(“You don’t know what you’ve got till it’s gone.”)
(“She couldn’t grasp the individuality of each horse.”)
BILL—If you are familiar with the conduct of international soccer, you already know this term, although it’s a relatively recent addition to the dressage lexicon. If you are a totally law–abiding model equestrian citizen, most likely you won’t run into one in your lifetime. in short, it is somewhere between a scolding and being administered the death penalty. The best way to think of it is as a formal warning issued by the technical delegate, show management, or the judge which goes on your permanent record card. Start accumulating them (3 in 16 months) and meaningful punishment from the USEF will ensue. This could include fines or suspension. The main reasons they exist are first, to impress on the offender how seriously their actions should be taken and two, to make it easier to detect repeat offenders.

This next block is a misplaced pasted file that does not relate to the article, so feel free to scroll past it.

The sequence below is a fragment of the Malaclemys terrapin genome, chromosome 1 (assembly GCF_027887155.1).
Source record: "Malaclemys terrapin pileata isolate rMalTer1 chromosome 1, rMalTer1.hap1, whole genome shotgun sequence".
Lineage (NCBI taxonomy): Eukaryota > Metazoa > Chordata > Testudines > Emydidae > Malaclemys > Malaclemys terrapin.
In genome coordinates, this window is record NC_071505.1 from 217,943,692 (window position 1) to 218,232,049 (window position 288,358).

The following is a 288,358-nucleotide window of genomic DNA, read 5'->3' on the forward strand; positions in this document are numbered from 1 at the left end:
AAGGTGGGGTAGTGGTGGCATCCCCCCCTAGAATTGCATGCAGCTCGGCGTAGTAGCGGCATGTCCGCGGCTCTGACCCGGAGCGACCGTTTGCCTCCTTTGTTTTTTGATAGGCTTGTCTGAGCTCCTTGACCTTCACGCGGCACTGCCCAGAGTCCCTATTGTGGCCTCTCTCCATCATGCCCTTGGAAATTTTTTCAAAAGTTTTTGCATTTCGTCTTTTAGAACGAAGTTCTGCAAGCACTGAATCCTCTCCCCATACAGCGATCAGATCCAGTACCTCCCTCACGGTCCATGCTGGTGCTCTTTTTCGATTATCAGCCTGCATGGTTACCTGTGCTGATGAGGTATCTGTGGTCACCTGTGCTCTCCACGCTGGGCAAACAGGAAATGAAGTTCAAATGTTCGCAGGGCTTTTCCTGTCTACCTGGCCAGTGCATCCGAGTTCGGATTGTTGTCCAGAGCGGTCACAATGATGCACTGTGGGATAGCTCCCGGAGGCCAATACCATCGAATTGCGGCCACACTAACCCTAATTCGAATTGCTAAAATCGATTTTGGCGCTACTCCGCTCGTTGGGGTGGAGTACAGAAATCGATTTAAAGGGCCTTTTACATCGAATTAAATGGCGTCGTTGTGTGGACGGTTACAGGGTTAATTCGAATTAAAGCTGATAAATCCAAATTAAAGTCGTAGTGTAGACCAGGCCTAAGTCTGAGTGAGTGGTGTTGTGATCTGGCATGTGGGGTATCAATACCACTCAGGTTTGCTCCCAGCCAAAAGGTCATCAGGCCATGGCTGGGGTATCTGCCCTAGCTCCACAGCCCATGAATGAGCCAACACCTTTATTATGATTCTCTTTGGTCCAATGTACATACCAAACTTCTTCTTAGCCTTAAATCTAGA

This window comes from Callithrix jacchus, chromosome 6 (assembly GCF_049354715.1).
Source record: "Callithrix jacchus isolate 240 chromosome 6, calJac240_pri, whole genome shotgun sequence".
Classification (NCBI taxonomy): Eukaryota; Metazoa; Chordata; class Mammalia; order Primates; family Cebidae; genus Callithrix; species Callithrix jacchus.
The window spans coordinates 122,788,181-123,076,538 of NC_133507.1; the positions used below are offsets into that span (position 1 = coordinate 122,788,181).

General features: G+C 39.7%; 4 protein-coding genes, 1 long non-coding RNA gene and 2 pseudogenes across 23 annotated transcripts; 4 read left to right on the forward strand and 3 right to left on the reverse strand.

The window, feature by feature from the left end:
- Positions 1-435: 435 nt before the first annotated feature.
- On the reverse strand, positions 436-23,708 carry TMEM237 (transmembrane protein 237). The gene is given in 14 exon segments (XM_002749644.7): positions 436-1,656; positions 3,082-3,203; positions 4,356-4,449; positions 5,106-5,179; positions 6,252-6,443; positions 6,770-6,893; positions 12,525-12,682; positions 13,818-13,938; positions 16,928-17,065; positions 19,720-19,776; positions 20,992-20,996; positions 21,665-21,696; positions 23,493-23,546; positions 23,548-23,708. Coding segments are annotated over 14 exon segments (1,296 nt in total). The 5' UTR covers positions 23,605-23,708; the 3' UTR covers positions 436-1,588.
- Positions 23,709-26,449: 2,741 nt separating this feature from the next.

(“. . . filling in the gaps . . .”)
(“Take a cue from your Mighty Hunter friends.”)
(“Draw your own conclusion.”)
(“All we get is a stupid ribbon.”)
(This is posted out of order. It was published in November of 2019)
BILL— to a degree, most everything, but my secret pet peeve is when novice riders describe their horses’ random bad behaviors in classical terms. I’m sorry, your nervous, neurotic horse was not piaffing on the trail. He was just anxiously prancing about, most likely in no coherent rhythm.
Nor did he perform a levade, a balanced “crouching,” very collected movement with extreme bending of his hocks. He was just standing on his hind legs. That’s very different!
These are not just semantic disparities. To endow them with classical names doesn’t give credit to the time it takes and the degree of difficulty involved in training those actual movements.
BILL— Among beginnerish riders it’s probably because it’s the instinctive way that they think they should turn their horse. Fairly early on riders get past that stage, yet the problem persists. This is usually because they underuse their supporting outside aids. We have all heard many, many times “inside leg to outside hand,” but this mantra neglects the importance of the outside leg which keeps the horse from bulging out.
(“The usual suspects are. . . “)